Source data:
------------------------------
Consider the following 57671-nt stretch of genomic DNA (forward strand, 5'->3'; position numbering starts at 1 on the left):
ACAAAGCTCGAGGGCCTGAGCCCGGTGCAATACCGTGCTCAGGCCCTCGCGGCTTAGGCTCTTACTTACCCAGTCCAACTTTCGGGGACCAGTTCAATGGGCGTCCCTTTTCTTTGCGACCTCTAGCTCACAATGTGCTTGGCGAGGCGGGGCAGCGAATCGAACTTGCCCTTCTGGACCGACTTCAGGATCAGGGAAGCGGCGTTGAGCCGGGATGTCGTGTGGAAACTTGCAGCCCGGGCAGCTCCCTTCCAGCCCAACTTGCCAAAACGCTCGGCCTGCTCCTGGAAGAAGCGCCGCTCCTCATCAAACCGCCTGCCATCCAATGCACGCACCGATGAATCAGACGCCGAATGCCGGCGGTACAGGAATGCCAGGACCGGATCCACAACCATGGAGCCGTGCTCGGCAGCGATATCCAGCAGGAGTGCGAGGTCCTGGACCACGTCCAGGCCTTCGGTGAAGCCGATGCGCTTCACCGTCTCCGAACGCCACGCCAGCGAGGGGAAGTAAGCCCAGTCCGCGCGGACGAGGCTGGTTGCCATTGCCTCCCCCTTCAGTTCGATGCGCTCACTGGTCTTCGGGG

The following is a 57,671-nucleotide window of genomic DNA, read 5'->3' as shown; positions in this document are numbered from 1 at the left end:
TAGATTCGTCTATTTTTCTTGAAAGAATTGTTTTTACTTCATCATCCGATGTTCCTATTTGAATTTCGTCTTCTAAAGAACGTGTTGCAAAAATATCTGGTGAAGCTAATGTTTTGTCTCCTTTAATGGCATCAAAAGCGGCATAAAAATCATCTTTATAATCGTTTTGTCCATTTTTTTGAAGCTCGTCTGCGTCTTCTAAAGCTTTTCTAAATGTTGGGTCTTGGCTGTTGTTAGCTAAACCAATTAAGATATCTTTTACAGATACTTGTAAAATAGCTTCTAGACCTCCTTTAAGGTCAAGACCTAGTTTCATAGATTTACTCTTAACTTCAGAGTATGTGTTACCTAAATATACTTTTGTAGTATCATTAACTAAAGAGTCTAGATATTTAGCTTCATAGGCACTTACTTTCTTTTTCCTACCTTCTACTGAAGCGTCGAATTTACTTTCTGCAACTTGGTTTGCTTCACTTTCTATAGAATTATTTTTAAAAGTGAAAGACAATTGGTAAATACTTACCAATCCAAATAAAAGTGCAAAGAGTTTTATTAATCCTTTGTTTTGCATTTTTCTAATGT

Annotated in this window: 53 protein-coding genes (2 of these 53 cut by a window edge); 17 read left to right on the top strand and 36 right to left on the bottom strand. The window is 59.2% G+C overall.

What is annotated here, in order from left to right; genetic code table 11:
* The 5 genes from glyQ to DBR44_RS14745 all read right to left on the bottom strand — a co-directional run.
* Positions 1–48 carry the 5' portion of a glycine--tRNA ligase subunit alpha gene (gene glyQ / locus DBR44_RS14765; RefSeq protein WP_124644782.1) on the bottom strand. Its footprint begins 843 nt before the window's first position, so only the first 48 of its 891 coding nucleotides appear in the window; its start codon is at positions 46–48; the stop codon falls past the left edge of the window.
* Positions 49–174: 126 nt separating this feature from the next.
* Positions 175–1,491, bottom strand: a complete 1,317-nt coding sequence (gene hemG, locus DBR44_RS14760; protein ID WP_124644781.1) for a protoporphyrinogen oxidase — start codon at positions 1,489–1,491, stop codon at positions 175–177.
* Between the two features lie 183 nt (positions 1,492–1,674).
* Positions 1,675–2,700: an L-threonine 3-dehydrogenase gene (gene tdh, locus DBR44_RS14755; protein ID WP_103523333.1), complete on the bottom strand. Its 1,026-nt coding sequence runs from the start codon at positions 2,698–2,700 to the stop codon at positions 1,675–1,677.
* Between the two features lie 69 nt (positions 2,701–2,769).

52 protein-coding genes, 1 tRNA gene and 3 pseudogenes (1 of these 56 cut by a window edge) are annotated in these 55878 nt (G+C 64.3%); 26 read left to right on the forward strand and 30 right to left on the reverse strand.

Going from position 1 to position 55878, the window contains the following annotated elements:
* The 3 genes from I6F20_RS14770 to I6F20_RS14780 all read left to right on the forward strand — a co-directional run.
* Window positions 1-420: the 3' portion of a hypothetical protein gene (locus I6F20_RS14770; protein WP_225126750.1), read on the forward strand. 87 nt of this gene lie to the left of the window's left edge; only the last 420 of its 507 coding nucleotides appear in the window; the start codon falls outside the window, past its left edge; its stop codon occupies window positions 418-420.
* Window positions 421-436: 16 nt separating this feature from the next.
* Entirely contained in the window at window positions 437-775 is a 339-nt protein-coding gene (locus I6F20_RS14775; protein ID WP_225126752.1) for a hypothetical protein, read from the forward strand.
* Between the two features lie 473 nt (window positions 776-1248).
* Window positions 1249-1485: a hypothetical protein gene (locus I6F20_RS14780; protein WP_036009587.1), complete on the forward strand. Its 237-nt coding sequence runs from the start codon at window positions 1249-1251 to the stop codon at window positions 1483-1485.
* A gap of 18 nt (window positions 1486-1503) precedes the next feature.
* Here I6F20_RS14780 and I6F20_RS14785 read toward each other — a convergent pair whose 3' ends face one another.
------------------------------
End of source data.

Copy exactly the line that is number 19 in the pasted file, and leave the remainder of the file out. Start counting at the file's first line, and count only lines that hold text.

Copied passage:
* Entirely contained in the window at window positions 437-775 is a 339-nt protein-coding gene (locus I6F20_RS14775; protein ID WP_225126752.1) for a hypothetical protein, read from the forward strand.